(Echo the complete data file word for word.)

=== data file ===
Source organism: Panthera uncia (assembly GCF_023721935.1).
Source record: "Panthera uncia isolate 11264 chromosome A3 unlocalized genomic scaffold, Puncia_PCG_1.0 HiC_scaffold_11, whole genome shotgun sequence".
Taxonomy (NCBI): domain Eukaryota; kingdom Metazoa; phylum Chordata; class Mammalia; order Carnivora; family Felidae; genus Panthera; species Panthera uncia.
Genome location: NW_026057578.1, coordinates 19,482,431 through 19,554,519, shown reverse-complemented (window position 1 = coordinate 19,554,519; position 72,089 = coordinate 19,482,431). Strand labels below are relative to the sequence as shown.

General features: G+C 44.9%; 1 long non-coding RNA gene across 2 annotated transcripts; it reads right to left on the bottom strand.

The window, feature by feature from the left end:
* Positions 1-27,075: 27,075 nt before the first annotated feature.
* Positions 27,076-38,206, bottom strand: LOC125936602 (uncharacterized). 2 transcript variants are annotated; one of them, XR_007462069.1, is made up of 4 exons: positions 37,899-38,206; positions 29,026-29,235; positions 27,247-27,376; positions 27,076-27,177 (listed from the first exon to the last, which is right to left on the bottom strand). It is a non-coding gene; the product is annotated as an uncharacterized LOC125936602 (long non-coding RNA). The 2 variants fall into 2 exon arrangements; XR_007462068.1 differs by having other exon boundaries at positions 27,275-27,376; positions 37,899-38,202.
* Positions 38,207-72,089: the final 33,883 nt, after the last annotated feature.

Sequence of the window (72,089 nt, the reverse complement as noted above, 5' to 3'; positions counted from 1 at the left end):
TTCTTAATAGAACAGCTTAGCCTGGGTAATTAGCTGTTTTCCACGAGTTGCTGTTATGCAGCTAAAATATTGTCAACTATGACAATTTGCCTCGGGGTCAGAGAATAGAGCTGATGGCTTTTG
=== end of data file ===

Source organism: Panthera uncia (assembly GCF_023721935.1).
Source record: "Panthera uncia isolate 11264 chromosome A3 unlocalized genomic scaffold, Puncia_PCG_1.0 HiC_scaffold_11, whole genome shotgun sequence".
Taxonomy (NCBI): domain Eukaryota; kingdom Metazoa; phylum Chordata; class Mammalia; order Carnivora; family Felidae; genus Panthera; species Panthera uncia.
Genome location: NW_026057578.1, coordinates 19,482,431 through 19,554,519, shown reverse-complemented (window position 1 = coordinate 19,554,519; position 72,089 = coordinate 19,482,431). Strand labels below are relative to the sequence as shown.

General features: G+C 44.9%; 1 long non-coding RNA gene across 2 annotated transcripts; it reads right to left on the bottom strand.

The window, feature by feature from the left end:
* Positions 1-27,075: 27,075 nt before the first annotated feature.
* Positions 27,076-38,206, bottom strand: LOC125936602 (uncharacterized). 2 transcript variants are annotated; one of them, XR_007462069.1, is made up of 4 exons: positions 37,899-38,206; positions 29,026-29,235; positions 27,247-27,376; positions 27,076-27,177 (listed from the first exon to the last, which is right to left on the bottom strand). It is a non-coding gene; the product is annotated as an uncharacterized LOC125936602 (long non-coding RNA). The 2 variants fall into 2 exon arrangements; XR_007462068.1 differs by having other exon boundaries at positions 27,275-27,376; positions 37,899-38,202.
* Positions 38,207-72,089: the final 33,883 nt, after the last annotated feature.

Sequence of the window (72,089 nt, the reverse complement as noted above, 5' to 3'; positions counted from 1 at the left end):
TTCTTAATAGAACAGCTTAGCCTGGGTAATTAGCTGTTTTCCACGAGTTGCTGTTATGCAGCTAAAATATTGTCAACTATGACAATTTGCCTCGGGGTCAGAGAATAGAGCTGATGGCTTTTG